Mathematicians frequently want to talk about *intervals* of real numbers such as “all real numbers between \(1\) and \(2\)”, without mentioning a variable. As an example, “The range of the function \(f:x\mapsto \sin x\) is all real numbers between \(-1\) and \(1\)”.

A compact notation often used for these intervals of real numbers is as follows:

\((1,2)\) means all real numbers between \(1\) and \(2\), excluding the endpoints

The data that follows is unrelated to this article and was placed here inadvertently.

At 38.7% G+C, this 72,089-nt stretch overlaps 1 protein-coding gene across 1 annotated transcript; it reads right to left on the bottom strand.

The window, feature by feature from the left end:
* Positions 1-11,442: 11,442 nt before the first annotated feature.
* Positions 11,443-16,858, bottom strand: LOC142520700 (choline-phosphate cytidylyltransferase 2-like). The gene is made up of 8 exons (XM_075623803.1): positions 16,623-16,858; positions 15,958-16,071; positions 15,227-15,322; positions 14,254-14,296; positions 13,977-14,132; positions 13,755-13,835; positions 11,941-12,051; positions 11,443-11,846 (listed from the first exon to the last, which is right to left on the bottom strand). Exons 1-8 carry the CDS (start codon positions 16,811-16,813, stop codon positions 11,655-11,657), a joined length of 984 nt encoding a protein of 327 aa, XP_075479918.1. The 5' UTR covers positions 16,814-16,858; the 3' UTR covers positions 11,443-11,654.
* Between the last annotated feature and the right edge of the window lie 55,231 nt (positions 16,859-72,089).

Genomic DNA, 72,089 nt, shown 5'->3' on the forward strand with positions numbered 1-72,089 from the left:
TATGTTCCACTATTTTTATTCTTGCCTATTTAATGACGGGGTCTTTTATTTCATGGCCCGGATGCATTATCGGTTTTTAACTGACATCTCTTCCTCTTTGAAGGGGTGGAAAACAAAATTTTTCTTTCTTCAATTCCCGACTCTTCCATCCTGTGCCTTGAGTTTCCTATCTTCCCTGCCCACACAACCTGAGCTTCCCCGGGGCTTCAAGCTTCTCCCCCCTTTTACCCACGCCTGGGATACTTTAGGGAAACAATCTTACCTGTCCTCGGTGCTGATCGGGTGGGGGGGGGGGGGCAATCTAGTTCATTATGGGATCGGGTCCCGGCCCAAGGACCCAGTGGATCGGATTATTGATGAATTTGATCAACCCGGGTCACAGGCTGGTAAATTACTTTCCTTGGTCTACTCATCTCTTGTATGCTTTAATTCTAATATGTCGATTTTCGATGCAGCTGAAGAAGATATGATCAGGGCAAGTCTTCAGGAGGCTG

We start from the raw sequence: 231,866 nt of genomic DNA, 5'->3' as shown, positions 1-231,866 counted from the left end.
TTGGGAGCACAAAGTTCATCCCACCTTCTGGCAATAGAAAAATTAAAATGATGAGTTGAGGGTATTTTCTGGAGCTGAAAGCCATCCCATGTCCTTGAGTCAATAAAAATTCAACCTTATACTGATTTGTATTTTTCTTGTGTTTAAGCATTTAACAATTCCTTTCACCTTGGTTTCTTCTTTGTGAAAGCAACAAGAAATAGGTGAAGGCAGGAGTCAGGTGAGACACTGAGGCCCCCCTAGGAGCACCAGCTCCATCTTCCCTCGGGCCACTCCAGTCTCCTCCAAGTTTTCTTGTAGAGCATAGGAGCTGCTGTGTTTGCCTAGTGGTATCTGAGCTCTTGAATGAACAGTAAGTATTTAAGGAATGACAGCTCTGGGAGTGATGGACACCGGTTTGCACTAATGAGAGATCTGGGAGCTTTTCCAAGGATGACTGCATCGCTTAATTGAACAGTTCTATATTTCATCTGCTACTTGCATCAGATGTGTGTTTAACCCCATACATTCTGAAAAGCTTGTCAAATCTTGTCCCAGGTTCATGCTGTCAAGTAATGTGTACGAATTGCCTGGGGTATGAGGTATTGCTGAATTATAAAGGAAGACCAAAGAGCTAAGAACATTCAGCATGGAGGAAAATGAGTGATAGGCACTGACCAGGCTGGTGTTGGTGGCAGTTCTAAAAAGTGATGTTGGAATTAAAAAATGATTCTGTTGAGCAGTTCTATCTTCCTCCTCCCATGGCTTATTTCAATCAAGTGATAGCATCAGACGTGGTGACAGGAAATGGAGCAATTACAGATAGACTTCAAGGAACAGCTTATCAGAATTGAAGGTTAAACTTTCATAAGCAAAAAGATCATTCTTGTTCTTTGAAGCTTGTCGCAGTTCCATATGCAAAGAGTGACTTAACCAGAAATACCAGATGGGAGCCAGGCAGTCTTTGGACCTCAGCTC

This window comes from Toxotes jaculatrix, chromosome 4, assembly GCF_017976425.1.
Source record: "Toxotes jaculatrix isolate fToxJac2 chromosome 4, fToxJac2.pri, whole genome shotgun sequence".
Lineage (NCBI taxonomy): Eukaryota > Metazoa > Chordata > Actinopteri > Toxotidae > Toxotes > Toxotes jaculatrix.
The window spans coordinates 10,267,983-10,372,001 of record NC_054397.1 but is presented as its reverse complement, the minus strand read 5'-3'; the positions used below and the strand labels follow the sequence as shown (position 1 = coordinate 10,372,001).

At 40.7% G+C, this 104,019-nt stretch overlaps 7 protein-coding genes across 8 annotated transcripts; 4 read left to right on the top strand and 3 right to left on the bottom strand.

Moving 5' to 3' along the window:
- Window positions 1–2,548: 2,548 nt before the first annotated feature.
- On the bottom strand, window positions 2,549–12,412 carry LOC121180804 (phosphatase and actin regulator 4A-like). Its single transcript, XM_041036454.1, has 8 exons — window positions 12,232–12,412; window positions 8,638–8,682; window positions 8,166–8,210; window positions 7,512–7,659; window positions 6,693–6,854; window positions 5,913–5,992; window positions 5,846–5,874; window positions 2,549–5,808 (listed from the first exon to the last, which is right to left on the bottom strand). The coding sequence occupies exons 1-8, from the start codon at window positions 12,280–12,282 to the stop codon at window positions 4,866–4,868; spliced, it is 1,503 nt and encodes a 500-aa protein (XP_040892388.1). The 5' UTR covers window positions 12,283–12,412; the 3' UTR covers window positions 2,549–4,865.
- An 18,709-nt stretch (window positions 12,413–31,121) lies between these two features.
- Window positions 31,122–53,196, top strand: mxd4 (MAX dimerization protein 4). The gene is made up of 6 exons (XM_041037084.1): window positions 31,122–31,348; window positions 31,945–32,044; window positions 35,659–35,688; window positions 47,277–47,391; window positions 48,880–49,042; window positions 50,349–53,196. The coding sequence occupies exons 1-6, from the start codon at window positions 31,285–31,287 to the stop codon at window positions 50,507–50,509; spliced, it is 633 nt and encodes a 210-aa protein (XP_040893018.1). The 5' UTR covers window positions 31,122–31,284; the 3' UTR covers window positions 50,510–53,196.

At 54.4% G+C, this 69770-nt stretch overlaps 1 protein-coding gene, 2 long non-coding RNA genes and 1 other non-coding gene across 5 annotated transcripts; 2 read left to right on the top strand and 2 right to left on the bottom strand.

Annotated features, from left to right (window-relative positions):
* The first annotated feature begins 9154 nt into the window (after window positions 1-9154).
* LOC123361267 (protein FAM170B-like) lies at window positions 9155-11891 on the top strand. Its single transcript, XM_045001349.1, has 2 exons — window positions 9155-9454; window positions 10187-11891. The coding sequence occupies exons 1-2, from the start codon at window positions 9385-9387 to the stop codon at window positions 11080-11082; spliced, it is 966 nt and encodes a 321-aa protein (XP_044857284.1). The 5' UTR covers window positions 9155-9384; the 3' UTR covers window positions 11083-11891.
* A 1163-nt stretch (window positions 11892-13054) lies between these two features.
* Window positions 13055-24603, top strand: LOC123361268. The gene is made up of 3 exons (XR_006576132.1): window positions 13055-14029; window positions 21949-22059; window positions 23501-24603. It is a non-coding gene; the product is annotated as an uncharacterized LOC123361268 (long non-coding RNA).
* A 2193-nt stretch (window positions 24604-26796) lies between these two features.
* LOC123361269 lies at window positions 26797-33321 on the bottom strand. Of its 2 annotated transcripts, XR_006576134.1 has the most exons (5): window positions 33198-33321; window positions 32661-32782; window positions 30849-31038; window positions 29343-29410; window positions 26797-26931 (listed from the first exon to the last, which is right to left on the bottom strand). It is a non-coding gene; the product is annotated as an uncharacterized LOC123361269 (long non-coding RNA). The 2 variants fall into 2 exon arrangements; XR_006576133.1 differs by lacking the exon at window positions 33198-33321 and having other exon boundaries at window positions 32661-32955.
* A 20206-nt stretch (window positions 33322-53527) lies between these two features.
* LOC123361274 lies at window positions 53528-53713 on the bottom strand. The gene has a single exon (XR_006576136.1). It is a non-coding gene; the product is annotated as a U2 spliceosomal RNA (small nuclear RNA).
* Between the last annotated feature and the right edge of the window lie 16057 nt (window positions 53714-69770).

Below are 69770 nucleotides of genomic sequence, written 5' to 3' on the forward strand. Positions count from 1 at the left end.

\([1,2]\) means all real numbers between \(1\) and \(2\), including the endpoints

We can also write these intervals using set notation as \(\{x:1<x<2\}\) and \(\{x:1\le x\le 2\}\) respectively.

If needed, we can also mix the two types of bracket, so \((1,2]\) means the interval \(\{x:1<x\le 2\}\) and \([1,2)\) means \(\{x:1\le x<2\}\).

The interval “all real numbers greater than \(-5\)” is written as \((-5,\infty)\), and “all real numbers less than or equal to \(7\)” is written as \((-\infty,7]\). This does not mean that \(\infty\) is a number; it is just a convenient shorthand.

Although the notation \((1,2)\) is exactly the same as the notation for coordinates, the two are rarely confused because the context will make it clear which is meant.